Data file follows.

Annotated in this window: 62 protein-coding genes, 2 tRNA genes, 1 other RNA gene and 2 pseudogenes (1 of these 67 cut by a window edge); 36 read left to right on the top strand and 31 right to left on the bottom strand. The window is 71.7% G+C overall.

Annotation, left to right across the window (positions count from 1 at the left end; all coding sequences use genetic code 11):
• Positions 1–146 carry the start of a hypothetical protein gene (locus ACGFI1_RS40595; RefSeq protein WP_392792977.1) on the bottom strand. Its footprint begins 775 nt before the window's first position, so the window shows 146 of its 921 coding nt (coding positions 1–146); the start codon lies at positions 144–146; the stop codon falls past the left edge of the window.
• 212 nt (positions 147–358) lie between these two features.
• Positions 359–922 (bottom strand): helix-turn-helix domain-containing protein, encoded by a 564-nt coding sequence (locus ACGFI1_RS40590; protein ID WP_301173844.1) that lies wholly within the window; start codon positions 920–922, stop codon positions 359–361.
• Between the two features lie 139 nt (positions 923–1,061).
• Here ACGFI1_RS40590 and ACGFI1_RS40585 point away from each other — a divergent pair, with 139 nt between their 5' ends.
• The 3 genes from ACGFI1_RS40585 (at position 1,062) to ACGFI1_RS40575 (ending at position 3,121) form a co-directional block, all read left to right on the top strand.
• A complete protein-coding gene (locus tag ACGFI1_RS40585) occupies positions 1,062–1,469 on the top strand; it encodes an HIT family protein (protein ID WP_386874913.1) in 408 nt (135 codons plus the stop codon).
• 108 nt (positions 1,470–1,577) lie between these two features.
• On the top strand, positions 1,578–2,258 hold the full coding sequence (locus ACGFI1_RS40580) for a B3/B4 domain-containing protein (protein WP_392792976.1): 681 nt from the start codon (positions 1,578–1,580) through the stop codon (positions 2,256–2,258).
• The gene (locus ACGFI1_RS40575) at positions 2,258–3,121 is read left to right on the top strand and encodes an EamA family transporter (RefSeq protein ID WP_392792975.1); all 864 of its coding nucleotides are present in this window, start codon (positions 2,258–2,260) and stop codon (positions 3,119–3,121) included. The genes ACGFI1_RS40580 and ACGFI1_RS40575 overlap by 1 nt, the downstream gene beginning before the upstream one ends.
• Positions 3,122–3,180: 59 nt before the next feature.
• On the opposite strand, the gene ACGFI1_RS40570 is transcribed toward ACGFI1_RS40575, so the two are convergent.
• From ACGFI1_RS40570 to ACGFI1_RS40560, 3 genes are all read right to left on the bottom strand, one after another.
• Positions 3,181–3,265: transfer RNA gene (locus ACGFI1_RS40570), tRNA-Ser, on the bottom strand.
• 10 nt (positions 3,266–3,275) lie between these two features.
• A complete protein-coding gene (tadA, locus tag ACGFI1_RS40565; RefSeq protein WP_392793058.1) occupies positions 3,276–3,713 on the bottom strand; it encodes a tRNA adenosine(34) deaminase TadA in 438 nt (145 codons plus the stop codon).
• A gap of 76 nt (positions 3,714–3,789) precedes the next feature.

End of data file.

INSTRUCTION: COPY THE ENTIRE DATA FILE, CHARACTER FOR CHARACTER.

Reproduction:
Annotated in this window: 62 protein-coding genes, 2 tRNA genes, 1 other RNA gene and 2 pseudogenes (1 of these 67 cut by a window edge); 36 read left to right on the top strand and 31 right to left on the bottom strand. The window is 71.7% G+C overall.

Annotation, left to right across the window (positions count from 1 at the left end; all coding sequences use genetic code 11):
• Positions 1–146 carry the start of a hypothetical protein gene (locus ACGFI1_RS40595; RefSeq protein WP_392792977.1) on the bottom strand. Its footprint begins 775 nt before the window's first position, so the window shows 146 of its 921 coding nt (coding positions 1–146); the start codon lies at positions 144–146; the stop codon falls past the left edge of the window.
• 212 nt (positions 147–358) lie between these two features.
• Positions 359–922 (bottom strand): helix-turn-helix domain-containing protein, encoded by a 564-nt coding sequence (locus ACGFI1_RS40590; protein ID WP_301173844.1) that lies wholly within the window; start codon positions 920–922, stop codon positions 359–361.
• Between the two features lie 139 nt (positions 923–1,061).
• Here ACGFI1_RS40590 and ACGFI1_RS40585 point away from each other — a divergent pair, with 139 nt between their 5' ends.
• The 3 genes from ACGFI1_RS40585 (at position 1,062) to ACGFI1_RS40575 (ending at position 3,121) form a co-directional block, all read left to right on the top strand.
• A complete protein-coding gene (locus tag ACGFI1_RS40585) occupies positions 1,062–1,469 on the top strand; it encodes an HIT family protein (protein ID WP_386874913.1) in 408 nt (135 codons plus the stop codon).
• 108 nt (positions 1,470–1,577) lie between these two features.
• On the top strand, positions 1,578–2,258 hold the full coding sequence (locus ACGFI1_RS40580) for a B3/B4 domain-containing protein (protein WP_392792976.1): 681 nt from the start codon (positions 1,578–1,580) through the stop codon (positions 2,256–2,258).
• The gene (locus ACGFI1_RS40575) at positions 2,258–3,121 is read left to right on the top strand and encodes an EamA family transporter (RefSeq protein ID WP_392792975.1); all 864 of its coding nucleotides are present in this window, start codon (positions 2,258–2,260) and stop codon (positions 3,119–3,121) included. The genes ACGFI1_RS40580 and ACGFI1_RS40575 overlap by 1 nt, the downstream gene beginning before the upstream one ends.
• Positions 3,122–3,180: 59 nt before the next feature.
• On the opposite strand, the gene ACGFI1_RS40570 is transcribed toward ACGFI1_RS40575, so the two are convergent.
• From ACGFI1_RS40570 to ACGFI1_RS40560, 3 genes are all read right to left on the bottom strand, one after another.
• Positions 3,181–3,265: transfer RNA gene (locus ACGFI1_RS40570), tRNA-Ser, on the bottom strand.
• 10 nt (positions 3,266–3,275) lie between these two features.
• A complete protein-coding gene (tadA, locus tag ACGFI1_RS40565; RefSeq protein WP_392793058.1) occupies positions 3,276–3,713 on the bottom strand; it encodes a tRNA adenosine(34) deaminase TadA in 438 nt (145 codons plus the stop codon).
• A gap of 76 nt (positions 3,714–3,789) precedes the next feature.